Photo Rights in Dispute; Lawsuit by Photo Stringers Accuses AP of Trying to Strong-Arm Their Copyrights

By Sullivan, John | Editor & Publisher, September 6, 1997 | Go to article overview
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Photo Rights in Dispute; Lawsuit by Photo Stringers Accuses AP of Trying to Strong-Arm Their Copyrights


Sullivan, John, Editor & Publisher


ALTHOUGH A FEDERAL judge recently ruled against freelance writers in a case involving copyrights in electronic media, freelance photographers are involved in a similar battle with the Associated Press.

A group called the National Association of Freelance Photographers sued AlP last March in U.S. District Court for the Southern District of New York and on charges of copyright infringement and unfair business practices. But in a recent response to the suit, AP countersued, denying all accusations and taking the position that the organization has no basis in law to make a case.

The NAFP said AP attempted to deny the association's existence, despite its claimed 200 members. But AP is asking for a summary judgement dismissing four of the six charges in the suit.

AP's counterclaims allege that three former freelancers infringed AP copyrights by displaying photos they took on the NAFP Web site--even though the AP had acquired the copyrights to the images. NAFP's suit also seeks:

* a declaratory judgment that freelance photographers own the copyrights to their work;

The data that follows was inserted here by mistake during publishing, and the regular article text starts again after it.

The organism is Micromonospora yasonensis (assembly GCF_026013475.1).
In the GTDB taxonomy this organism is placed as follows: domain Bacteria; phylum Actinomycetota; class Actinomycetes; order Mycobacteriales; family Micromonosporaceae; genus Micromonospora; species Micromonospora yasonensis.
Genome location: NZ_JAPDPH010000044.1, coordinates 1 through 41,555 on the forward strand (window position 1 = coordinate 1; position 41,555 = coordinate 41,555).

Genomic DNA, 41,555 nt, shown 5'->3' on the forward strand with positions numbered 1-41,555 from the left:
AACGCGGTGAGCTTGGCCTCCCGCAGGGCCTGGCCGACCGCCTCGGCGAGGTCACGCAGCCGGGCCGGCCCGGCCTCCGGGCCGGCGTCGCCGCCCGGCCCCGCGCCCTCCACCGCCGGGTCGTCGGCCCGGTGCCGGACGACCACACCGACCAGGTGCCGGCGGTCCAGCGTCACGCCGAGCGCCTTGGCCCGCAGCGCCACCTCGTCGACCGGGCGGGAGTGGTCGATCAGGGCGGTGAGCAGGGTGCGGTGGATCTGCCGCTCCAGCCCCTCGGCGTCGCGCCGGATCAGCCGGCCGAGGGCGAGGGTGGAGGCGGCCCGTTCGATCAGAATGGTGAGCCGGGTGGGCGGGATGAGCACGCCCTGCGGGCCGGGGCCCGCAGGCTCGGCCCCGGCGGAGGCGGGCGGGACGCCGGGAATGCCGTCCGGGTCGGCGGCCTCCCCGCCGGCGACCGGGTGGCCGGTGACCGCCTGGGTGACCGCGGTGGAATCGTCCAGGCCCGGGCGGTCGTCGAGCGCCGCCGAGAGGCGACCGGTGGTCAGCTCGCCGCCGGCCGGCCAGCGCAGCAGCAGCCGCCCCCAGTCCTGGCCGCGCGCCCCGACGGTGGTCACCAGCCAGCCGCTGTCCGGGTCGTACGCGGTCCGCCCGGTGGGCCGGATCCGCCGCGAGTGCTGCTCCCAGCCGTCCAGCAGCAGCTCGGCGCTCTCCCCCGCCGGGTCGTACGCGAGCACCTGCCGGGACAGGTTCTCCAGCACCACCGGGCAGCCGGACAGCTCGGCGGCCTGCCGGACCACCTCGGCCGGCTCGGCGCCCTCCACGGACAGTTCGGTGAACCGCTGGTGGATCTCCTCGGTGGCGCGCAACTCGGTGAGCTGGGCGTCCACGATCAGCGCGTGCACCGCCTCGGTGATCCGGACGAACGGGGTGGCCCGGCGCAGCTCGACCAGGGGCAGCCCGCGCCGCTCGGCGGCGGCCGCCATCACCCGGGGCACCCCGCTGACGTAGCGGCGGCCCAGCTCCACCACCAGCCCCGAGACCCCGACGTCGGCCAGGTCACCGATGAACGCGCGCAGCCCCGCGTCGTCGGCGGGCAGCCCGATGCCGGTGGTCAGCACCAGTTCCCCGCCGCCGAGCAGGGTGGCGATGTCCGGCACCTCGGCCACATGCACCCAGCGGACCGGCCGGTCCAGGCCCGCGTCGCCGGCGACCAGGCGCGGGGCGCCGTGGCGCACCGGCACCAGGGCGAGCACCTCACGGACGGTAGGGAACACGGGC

+ an injunction prohibiting AP from forcing freelance photographers to give up copyrights in order to get assignments;

+ a ruling that AP has infringed copyrights of Dwight Gooden,Wayne Gretzky, and O.J. Simpson;

+ a decision holding AP liable for restraint of trade, unfair trade practices and attempted monopolization. The complaint alleges AP has violated the Sherman Anti-Trust Act by using its strength in the marketplace to coerce freelance photographers into surrendering their copyrights in exchange for continued work.

AP is seeking a dismissal of the anti-trust charges and of the count requesting a ruling that copyrights belong to photo stringers.

NAFP President Kevin Larkin explained that the suit evolved after AP drew up an agreement, which bureau chiefs told freelancers to) sign by July 1,1996. But three clays before the deadline, AP withdrew the agreement. In a memo June 28, 1996, AP director of photography Vin Alabiso told bureau chiefs (available on NAFP's site at http://www.

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Photo Rights in Dispute; Lawsuit by Photo Stringers Accuses AP of Trying to Strong-Arm Their Copyrights
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